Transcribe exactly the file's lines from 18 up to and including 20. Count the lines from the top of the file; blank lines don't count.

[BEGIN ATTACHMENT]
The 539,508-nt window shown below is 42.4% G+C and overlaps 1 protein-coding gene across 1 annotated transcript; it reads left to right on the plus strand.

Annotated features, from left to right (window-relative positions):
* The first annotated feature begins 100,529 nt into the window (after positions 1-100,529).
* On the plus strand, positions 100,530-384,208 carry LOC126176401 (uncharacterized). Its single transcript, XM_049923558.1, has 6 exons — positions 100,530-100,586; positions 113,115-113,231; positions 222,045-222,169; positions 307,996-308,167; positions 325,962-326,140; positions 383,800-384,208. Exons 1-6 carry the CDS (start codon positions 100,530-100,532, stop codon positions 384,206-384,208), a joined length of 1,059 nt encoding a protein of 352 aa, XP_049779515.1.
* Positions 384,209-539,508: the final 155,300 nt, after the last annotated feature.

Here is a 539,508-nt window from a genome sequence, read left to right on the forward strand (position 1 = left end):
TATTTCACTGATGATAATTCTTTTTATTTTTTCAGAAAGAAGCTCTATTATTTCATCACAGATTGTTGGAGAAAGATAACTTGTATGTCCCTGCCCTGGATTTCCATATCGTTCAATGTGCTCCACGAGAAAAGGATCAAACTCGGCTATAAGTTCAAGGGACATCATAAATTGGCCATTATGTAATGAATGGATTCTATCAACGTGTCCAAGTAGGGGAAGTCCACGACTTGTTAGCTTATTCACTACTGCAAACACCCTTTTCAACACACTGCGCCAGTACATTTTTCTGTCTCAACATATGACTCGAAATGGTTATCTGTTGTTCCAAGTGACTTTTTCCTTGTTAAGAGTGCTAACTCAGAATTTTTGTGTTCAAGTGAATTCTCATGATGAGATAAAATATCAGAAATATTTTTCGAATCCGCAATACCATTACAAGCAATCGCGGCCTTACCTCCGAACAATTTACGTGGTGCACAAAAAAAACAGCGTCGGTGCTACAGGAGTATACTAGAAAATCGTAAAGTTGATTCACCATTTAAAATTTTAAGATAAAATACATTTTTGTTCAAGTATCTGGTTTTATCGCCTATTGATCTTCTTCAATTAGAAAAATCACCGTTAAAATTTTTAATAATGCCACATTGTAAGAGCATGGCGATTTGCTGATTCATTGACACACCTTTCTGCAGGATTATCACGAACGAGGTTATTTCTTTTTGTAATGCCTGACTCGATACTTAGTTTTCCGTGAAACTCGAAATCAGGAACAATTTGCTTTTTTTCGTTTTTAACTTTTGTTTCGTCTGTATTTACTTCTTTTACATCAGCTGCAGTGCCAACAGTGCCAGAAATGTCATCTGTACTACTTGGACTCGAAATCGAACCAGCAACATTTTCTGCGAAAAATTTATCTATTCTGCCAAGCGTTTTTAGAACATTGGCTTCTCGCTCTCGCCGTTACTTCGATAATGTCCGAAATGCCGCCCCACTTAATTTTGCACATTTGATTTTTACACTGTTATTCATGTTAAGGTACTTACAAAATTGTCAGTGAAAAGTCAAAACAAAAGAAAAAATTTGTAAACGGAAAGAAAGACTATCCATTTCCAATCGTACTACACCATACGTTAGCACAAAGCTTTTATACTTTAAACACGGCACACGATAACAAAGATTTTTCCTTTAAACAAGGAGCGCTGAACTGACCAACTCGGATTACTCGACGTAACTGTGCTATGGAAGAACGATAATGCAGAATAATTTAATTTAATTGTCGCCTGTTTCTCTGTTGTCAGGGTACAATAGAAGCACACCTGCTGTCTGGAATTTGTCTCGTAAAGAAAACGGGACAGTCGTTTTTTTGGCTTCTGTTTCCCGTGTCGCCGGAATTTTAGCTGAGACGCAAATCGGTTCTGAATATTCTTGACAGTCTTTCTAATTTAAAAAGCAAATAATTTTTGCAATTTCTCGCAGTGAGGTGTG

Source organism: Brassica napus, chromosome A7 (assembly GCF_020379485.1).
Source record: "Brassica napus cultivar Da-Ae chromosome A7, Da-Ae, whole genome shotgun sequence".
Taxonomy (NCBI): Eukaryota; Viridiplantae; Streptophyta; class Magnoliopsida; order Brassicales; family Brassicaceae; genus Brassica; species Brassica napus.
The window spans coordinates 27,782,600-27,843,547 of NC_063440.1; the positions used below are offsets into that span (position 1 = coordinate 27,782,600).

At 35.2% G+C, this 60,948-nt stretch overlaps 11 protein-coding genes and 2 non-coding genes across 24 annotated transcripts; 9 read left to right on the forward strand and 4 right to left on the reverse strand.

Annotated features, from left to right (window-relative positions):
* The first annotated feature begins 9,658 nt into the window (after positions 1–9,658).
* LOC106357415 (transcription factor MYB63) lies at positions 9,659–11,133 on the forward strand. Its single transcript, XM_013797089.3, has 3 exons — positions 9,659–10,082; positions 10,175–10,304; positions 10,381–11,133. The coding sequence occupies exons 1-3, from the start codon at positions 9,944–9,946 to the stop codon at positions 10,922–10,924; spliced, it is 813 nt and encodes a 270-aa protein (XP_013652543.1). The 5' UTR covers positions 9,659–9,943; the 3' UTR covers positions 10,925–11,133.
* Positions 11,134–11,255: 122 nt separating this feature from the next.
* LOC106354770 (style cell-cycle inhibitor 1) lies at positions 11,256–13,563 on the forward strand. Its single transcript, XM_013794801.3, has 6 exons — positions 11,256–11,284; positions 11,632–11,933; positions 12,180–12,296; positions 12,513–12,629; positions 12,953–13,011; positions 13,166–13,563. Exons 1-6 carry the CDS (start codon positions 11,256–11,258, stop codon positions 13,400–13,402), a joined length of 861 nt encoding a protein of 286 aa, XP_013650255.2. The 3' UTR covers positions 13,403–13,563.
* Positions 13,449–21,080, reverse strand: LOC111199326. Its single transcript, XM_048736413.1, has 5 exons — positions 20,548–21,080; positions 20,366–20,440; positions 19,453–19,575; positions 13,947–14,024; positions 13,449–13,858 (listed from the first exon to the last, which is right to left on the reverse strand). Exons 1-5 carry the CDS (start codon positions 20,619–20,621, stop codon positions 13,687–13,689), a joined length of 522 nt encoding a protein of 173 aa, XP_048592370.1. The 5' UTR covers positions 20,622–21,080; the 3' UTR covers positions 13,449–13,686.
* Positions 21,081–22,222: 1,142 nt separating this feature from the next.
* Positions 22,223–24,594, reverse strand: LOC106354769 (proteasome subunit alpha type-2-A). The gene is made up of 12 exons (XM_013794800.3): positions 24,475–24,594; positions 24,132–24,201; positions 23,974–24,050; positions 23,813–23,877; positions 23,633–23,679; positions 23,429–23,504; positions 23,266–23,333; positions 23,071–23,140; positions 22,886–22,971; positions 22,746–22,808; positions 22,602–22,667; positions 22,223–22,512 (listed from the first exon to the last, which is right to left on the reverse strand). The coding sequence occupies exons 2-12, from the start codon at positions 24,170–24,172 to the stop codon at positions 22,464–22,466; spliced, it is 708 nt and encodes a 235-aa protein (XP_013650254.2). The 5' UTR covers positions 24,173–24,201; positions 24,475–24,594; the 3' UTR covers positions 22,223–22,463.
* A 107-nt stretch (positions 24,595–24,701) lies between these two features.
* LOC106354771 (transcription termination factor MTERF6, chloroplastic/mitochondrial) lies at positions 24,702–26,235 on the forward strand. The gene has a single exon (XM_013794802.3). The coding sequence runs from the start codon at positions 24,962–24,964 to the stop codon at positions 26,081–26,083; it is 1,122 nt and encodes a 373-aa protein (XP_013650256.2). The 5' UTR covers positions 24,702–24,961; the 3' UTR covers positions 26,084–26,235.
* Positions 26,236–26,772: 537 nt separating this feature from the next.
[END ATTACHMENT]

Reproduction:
* Positions 13,449–21,080, reverse strand: LOC111199326. Its single transcript, XM_048736413.1, has 5 exons — positions 20,548–21,080; positions 20,366–20,440; positions 19,453–19,575; positions 13,947–14,024; positions 13,449–13,858 (listed from the first exon to the last, which is right to left on the reverse strand). Exons 1-5 carry the CDS (start codon positions 20,619–20,621, stop codon positions 13,687–13,689), a joined length of 522 nt encoding a protein of 173 aa, XP_048592370.1. The 5' UTR covers positions 20,622–21,080; the 3' UTR covers positions 13,449–13,686.
* Positions 21,081–22,222: 1,142 nt separating this feature from the next.
* Positions 22,223–24,594, reverse strand: LOC106354769 (proteasome subunit alpha type-2-A). The gene is made up of 12 exons (XM_013794800.3): positions 24,475–24,594; positions 24,132–24,201; positions 23,974–24,050; positions 23,813–23,877; positions 23,633–23,679; positions 23,429–23,504; positions 23,266–23,333; positions 23,071–23,140; positions 22,886–22,971; positions 22,746–22,808; positions 22,602–22,667; positions 22,223–22,512 (listed from the first exon to the last, which is right to left on the reverse strand). The coding sequence occupies exons 2-12, from the start codon at positions 24,170–24,172 to the stop codon at positions 22,464–22,466; spliced, it is 708 nt and encodes a 235-aa protein (XP_013650254.2). The 5' UTR covers positions 24,173–24,201; positions 24,475–24,594; the 3' UTR covers positions 22,223–22,463.